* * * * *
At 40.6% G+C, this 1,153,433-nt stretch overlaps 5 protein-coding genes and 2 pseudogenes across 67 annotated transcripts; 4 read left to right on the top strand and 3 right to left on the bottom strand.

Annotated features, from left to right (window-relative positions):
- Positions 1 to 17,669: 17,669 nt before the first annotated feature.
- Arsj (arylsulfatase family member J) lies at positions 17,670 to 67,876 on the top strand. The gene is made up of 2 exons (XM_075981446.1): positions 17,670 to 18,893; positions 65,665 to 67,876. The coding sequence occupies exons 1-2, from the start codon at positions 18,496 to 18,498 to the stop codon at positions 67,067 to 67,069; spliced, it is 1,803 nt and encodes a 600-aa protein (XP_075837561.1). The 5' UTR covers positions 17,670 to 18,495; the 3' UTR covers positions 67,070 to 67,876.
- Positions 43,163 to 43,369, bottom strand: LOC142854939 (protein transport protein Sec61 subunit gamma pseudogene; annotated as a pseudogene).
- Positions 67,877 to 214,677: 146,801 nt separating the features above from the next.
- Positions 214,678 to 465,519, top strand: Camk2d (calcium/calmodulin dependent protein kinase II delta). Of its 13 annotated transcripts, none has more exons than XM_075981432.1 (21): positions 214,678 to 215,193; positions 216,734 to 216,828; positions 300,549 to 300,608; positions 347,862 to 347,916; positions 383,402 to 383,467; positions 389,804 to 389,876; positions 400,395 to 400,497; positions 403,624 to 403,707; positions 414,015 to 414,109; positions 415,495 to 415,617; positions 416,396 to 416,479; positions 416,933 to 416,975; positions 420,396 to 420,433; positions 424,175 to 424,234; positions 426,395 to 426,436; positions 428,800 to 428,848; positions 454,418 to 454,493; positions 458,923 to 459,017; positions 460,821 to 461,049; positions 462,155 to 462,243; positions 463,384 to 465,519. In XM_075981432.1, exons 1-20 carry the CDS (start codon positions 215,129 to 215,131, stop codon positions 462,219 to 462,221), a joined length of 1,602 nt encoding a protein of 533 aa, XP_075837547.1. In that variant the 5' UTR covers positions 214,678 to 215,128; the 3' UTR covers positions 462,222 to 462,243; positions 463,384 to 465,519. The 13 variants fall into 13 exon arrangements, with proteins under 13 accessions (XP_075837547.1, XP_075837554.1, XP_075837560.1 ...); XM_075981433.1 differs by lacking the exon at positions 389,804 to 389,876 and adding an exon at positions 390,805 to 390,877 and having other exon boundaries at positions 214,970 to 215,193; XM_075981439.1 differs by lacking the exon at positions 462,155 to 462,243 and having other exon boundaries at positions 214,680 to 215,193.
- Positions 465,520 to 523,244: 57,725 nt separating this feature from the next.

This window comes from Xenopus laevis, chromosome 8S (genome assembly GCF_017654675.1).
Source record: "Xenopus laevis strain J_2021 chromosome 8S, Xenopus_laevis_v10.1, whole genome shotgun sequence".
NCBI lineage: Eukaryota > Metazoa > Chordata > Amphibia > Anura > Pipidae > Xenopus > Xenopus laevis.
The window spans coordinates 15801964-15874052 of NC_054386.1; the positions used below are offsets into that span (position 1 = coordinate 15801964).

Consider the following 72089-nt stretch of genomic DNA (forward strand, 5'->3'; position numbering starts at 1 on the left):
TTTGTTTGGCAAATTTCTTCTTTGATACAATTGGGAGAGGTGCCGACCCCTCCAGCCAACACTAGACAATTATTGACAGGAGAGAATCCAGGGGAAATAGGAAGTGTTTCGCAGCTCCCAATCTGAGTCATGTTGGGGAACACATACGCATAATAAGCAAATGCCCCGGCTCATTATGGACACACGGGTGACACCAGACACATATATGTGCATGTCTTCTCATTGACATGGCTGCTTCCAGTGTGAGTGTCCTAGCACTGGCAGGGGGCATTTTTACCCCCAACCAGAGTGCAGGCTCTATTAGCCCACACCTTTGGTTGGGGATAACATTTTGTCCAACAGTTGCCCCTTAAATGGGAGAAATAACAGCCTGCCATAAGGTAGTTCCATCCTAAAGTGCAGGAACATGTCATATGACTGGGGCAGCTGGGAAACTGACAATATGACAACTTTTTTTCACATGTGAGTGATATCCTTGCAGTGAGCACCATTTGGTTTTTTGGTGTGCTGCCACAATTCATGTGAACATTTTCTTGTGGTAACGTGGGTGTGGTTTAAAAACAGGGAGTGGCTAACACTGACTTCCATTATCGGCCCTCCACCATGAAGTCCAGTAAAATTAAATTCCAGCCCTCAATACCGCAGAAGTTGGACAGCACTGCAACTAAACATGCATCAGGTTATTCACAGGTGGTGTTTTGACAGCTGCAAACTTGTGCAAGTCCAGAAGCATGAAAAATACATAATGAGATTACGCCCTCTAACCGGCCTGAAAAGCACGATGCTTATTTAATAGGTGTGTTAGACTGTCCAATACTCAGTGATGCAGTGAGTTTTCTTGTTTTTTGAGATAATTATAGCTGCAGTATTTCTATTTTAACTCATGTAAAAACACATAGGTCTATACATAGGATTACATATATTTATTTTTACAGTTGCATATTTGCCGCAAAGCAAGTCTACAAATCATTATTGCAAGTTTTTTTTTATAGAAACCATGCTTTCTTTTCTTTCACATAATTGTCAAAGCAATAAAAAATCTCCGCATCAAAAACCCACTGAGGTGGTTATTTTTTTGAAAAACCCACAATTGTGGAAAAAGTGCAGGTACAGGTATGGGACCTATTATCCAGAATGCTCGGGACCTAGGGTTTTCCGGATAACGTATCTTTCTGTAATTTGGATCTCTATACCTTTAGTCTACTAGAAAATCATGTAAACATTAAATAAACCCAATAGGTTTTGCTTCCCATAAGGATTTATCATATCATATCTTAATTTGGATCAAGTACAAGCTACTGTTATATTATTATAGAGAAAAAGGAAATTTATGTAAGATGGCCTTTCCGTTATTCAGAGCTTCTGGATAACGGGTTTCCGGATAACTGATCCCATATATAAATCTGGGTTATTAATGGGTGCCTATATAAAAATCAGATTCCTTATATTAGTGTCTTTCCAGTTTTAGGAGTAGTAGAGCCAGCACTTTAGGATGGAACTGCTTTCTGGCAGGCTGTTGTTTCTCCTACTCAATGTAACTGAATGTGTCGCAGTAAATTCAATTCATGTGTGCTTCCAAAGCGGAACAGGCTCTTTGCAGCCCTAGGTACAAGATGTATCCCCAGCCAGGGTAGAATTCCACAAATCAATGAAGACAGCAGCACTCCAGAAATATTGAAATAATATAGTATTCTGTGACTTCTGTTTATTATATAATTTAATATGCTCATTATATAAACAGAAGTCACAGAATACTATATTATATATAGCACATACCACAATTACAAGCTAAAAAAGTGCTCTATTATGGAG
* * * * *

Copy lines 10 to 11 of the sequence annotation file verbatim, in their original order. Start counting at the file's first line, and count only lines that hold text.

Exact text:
Source record: "Xenopus laevis strain J_2021 chromosome 8S, Xenopus_laevis_v10.1, whole genome shotgun sequence".
NCBI lineage: Eukaryota > Metazoa > Chordata > Amphibia > Anura > Pipidae > Xenopus > Xenopus laevis.